Rose was the first episode of the BBC Wales version of Doctor Who. As the first televised story of the 21st century, it had to introduce the concept of the programme, as well as new regulars, Christopher Eccleston and Billie Piper. Its success on BBC One was immediate. As of 2013, it remained the second highest-rated season opener in Doctor Who history, behind only Destiny of the Daleks, a story that aired without any competition from other broadcasters. Aired in March, 2005 — several years before the BBC offered full scale digital content streaming — it picked up nearly 11 million terrestrial and cable BBC One viewers. The episode boasted a number of behind-the-scenes firsts, aside from merely being the first episode to feature Russell T Davies' vision of the show — such as being the first episode shot in a widescreen aspect ratio. It was also the first British-made episode to utilise an modern production style, and was thus the first time that credited cinematographers, production designers, colourists, digital artists, and any number of skilled professions had been credited on British-made Doctor Who.
Think Doctor Who is just for boys? Don't you believe it. Not only was the show's very first producer a woman, but it would never have come back without the fierce advocacy of Jane Tranter and Julie Gardner. Considering her importance to Doctor Who it's somewhat ironic that Tranter's only on-screen credits are for Torchwood: Miracle Day. But Gardner, her "partner in crime", is tied only with Russell T Davies as the most prolific producer in Doctor Who history.
However, several stories have clearly taken material from comic strips — often those in Doctor Who Magazine. The Shakespeare Code contains a good amount of material from A Groatsworth of Wit, and the notion of the Doctor absorbing the time vortex in order to spare a companion was explored in both The Parting of the Ways and The Flood.
Donald Baverstock was the BBC executive who set the the wheels in motion that eventually led to the creation of Doctor Who. Essentially the original commissioner of the programme, he hired Sydney Newman and later imposed a sense of financial responsibility upon producer Verity Lambert.But Baverstock wasn't the only BBC executive to have a profound impact on the development of Doctor Who. Make sure you read about Lorraine Heggessey, Mark Thompson, Danny Cohen, George Entwistle, Tony Hall, Shaun Sutton, Sydney Newman and others.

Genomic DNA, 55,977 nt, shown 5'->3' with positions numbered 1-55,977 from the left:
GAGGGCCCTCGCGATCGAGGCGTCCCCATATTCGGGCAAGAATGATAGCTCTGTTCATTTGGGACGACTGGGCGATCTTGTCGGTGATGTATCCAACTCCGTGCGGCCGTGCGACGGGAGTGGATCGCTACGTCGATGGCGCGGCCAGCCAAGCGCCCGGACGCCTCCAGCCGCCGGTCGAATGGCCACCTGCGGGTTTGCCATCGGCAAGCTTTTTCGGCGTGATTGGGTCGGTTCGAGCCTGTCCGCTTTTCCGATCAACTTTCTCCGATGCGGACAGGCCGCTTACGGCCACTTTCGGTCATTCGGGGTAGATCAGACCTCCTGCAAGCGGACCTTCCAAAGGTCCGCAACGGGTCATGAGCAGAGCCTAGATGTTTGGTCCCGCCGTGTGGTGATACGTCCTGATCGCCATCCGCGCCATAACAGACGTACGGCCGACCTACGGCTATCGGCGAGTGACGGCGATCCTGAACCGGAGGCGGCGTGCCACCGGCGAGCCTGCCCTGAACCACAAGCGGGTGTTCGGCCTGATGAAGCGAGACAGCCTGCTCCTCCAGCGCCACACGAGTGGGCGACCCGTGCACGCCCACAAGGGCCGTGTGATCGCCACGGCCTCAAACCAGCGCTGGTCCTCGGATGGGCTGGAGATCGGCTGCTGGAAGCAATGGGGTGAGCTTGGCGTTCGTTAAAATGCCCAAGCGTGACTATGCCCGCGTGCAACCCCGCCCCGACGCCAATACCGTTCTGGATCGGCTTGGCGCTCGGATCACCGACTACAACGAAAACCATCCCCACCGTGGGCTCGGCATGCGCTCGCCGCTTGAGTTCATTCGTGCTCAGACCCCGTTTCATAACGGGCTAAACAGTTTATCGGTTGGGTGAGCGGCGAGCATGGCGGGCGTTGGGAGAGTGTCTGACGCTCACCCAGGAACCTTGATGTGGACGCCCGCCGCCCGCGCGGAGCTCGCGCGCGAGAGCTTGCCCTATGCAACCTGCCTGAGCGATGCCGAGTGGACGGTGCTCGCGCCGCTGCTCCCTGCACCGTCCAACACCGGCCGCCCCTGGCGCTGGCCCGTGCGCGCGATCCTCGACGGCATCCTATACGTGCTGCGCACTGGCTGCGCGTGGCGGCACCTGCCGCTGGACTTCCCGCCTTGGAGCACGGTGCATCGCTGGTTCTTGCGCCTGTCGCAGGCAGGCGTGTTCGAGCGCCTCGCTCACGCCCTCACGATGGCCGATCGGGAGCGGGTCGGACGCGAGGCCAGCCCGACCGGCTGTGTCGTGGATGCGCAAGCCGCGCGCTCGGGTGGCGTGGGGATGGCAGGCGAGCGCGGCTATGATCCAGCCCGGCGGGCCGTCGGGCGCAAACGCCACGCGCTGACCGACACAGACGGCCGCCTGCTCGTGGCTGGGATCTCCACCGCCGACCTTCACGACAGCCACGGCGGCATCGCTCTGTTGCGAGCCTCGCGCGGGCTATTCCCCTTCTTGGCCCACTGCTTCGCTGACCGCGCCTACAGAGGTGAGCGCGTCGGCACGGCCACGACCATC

- 1974 - Part three of Invasion of the Dinosaurs was first broadcast on BBC1.
- 1974 - Part seven of the TV Comic story The Amateur was first published.
- 1982 - Part four of Four to Doomsday was first broadcast on BBC1.
- 1983 - Part four of Snakedance was first broadcast on BBC1.
- 1984 - Part one of Frontios was first broadcast on BBC1.
- 1985 - Part two of Vengeance on Varos was first broadcast on BBC1.
- 2009 - The DVD and VHS boxset The E-Space Trilogy, including Full Circle, State of Decay and Warriors' Gate, was first released in Region 2.
- 2011 - Dermot and the Doctor was first broadcast on ITV.
- 2011 - DWDVDF 54 was first published by GE Fabbri Ltd.
- 2012 - The Doctor Who Adventures comic story The Star Serpent was first published.
- 2013 - Toby Hadoke's Who's Round 4 was released online.
- 2020 - Fugitive of the Judoon was first broadcast on BBC One.
- ... that the televised episode Blink began its life as a Christmas-themed short story in the 2006 annual called, What I Did on My Christmas Holidays by Sally Sparrow?
- ... that David Hasselhoff's singing was so abhorrent to the Doctor that he went to the fall of the Berlin Wall twice just so he could avoid hearing Hasselhoff perform? (PROSE: Autonomy)
- ... that perigosto sticks were used by students at the Time Lord Academy to play games of four-dimensional juggling? (PROSE: Seeing I)
- ... that Nyssa almost certainly lost her virginity with a man named Andrew in Stockbridge, England — while the Fifth Doctor enjoyed a season with the local cricket club? (AUDIO: Autumn)
- ... that Baaraddelskelliumfatrexius Beasts were giant, squirrel-like creatures that Raxacoricofallapatorians hunted to extinction? (TV: The Revenge of the Slitheen)
- 1966 - Innes Lloyd sent scripts of the first two episodes of The Gunfighters to director Rex Tucker.
- 2001 - Recording for Embrace the Darkness took place at The Moat Studios.
- 2003 - Recording for The Dark Flame took place at The Moat Studios.
- 2005 - Recording for Three's a Crowd took place at The Moat Studios.
- 2006 - This was the date of the script for Tardisode 1. (DWMSE 14)
- 2012 - Recording for The Last Post took place at The Moat Studios.
- 2017 - Recording took place for The First Doctor: Volume Two took place at The Moat Studios.